Australia’s fifth-largest health insurer HBF has announced it will return $40 million in an unutilised COVID-19 deferred claims provision to members.
The insurer, which is based in Western Australia, said this return to members reflects its commitment to not financially benefit from the pandemic.
"In its accounts for the financial year ended 30 June 2020, HBF estimated a deferred claims provision totalling $94.3 million relating to elective surgery procedures and ancillary services members could not access while COVID-19 control measures were in place but were expected to be claimed at a later date," it said in a statement.
HBF said since July last year, it has experienced an increase in claims and utilised the deferred claims provision accordingly. However, with claims now normalising, it expects an unutilised amount of approximately $40 million.
It said this amount should be available to pay to eligible current and former HBF members holding an eligible policy during the period 23 March 2020 to 30 June 2020.
"Initial estimates are that almost half a million policies will be eligible, which would result in a payment per policy of between $31 (Extras only) and $140 per policy (Hospital and Extras), subject to regulatory approval," it said, adding it will provide an update after the final amount is determined by HBF’s Appointed Actuary as at 31 March 2021.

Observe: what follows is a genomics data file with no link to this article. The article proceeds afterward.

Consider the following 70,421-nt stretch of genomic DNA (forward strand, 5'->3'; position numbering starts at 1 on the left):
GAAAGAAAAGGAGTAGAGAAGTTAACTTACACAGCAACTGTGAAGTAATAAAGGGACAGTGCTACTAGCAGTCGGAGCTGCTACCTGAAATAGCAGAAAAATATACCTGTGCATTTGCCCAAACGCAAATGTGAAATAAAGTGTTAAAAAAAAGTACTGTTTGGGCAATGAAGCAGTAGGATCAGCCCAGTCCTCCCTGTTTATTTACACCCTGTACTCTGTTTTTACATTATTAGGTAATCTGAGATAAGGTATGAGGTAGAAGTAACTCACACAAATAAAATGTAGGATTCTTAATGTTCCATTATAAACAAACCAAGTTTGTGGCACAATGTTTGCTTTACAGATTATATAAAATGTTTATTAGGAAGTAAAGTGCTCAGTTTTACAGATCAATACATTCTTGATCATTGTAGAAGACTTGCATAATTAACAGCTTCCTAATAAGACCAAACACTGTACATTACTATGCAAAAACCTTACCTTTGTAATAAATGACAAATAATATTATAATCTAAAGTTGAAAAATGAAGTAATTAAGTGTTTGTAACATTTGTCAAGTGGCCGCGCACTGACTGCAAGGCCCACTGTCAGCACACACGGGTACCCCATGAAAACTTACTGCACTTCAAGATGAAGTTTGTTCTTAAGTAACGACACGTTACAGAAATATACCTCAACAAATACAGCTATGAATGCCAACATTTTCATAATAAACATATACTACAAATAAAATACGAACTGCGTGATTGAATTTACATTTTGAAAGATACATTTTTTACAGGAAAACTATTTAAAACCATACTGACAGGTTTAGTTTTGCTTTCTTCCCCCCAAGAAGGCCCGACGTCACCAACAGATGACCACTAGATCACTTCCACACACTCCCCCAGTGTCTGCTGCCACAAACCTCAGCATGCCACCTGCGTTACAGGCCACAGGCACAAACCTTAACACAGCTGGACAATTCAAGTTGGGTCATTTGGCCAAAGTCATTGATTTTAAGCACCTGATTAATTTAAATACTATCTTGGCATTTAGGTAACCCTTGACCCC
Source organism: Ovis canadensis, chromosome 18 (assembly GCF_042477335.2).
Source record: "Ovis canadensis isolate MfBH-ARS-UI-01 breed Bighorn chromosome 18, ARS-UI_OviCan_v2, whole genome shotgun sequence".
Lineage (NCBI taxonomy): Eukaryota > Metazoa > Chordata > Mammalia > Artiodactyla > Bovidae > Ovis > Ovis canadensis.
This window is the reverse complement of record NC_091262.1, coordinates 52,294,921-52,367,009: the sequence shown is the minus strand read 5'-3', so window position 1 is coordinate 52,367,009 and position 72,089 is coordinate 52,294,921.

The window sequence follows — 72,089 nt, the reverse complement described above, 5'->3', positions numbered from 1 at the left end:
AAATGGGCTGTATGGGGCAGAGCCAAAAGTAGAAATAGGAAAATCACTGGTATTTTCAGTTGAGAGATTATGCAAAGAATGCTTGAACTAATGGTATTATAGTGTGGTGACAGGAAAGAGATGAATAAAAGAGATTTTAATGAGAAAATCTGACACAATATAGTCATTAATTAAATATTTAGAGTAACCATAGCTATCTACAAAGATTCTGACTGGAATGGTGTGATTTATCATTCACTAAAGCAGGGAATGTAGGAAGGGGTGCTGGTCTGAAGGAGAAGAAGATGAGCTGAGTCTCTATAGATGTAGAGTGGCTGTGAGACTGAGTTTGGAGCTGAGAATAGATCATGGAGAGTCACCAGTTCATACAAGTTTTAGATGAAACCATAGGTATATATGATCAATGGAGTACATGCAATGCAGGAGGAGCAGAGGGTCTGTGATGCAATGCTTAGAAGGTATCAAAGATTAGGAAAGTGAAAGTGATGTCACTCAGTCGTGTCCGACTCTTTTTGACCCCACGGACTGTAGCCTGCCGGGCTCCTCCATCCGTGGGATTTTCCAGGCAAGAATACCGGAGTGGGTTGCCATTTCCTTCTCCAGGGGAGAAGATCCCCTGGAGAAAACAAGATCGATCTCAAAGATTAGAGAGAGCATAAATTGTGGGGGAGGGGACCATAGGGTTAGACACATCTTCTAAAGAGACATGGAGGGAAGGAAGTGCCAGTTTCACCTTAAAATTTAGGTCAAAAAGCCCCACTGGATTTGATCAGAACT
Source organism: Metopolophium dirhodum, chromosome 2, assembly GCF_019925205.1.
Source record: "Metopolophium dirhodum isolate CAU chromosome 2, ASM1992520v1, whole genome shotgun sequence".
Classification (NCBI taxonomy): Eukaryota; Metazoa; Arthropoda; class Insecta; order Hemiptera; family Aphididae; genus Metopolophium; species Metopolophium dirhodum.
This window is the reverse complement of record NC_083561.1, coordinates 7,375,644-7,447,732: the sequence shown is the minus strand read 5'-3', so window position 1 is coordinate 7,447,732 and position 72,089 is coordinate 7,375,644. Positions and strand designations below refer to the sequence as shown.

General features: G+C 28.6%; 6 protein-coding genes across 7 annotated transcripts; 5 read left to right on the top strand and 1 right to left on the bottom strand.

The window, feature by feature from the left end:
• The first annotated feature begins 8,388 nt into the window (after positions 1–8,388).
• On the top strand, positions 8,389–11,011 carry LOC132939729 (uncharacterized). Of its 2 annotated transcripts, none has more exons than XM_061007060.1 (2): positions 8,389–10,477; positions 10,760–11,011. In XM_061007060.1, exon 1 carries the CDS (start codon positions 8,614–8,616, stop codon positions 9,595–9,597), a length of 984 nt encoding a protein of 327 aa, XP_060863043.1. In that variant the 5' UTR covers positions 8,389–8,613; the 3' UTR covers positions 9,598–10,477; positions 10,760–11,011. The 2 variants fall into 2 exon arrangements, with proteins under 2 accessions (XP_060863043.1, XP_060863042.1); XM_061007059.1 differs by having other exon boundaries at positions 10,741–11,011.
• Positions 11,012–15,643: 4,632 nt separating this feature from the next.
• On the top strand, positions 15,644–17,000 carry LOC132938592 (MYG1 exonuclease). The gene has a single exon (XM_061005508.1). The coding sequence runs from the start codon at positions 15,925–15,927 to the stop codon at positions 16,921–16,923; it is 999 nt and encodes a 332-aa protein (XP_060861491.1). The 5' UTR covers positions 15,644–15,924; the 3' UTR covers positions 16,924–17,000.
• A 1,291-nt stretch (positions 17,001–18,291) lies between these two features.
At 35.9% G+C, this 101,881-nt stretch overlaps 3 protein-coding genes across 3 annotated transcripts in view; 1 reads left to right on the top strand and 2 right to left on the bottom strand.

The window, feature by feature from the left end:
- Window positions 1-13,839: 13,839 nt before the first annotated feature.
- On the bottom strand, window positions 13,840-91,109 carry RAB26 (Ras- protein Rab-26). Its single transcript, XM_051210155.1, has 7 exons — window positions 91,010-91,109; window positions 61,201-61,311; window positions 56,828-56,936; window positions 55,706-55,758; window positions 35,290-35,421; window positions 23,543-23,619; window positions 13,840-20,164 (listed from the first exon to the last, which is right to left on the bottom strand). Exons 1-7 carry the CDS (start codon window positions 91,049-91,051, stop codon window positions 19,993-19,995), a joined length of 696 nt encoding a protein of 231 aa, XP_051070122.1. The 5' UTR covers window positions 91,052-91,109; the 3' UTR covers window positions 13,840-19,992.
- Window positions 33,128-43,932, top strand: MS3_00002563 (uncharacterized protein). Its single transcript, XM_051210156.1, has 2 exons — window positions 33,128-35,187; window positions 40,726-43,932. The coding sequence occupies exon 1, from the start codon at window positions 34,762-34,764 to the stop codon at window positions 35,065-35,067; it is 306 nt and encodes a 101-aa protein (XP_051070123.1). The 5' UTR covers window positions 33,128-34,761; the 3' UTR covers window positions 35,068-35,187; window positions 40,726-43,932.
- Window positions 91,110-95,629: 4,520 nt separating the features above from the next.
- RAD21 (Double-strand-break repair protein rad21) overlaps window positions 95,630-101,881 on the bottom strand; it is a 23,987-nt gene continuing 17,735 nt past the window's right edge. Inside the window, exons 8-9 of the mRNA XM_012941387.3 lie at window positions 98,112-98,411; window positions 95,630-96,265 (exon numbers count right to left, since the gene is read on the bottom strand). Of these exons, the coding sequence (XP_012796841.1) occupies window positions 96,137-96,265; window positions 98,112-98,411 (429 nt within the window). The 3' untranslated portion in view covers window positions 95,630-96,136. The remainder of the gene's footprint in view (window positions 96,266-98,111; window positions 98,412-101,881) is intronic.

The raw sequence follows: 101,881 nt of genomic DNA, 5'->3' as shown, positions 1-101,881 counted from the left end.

HBF CEO John Van Der Wielen said, “HBF is honouring its promise made to members last year that they would be the beneficiaries of any surplus funds arising from the COVID-19 pandemic.
“When elective surgery and ancillary services became available again, particularly in WA where the majority of our members reside, we saw an increase in claims but not the surge we had anticipated. With claim levels now normalising, it is clear a meaningful portion of the deferred claims provision will not be utilised and we are committed to returning those funds to members.
“We are working through the details but our principle is for a fair and simple approach to this distribution, with funds paid directly to eligible HBF Hospital and Extras policyholders.
“This decision aligns with our values as a not-for-profit health insurer committed to putting members first and doing the right thing, and is on top of our 12-month premium cancellation and hardship measures implemented in response to COVID-19.”
The Australian Private Hospitals Association (APHA) welcomed HBF's move and encouraged other private health insurers to match its decision.
“This is exactly what health insurers should be doing – in fact we called for this very thing last week. The latest Australian Prudential Regulation Authority (APRA) data report showed there was $1.8 billion sitting in insurers’ bank accounts as deferred claims liability, if those funds are not used to address the backlog of elective surgery, then they should be returned to members," said APHA CEO Michael Roff.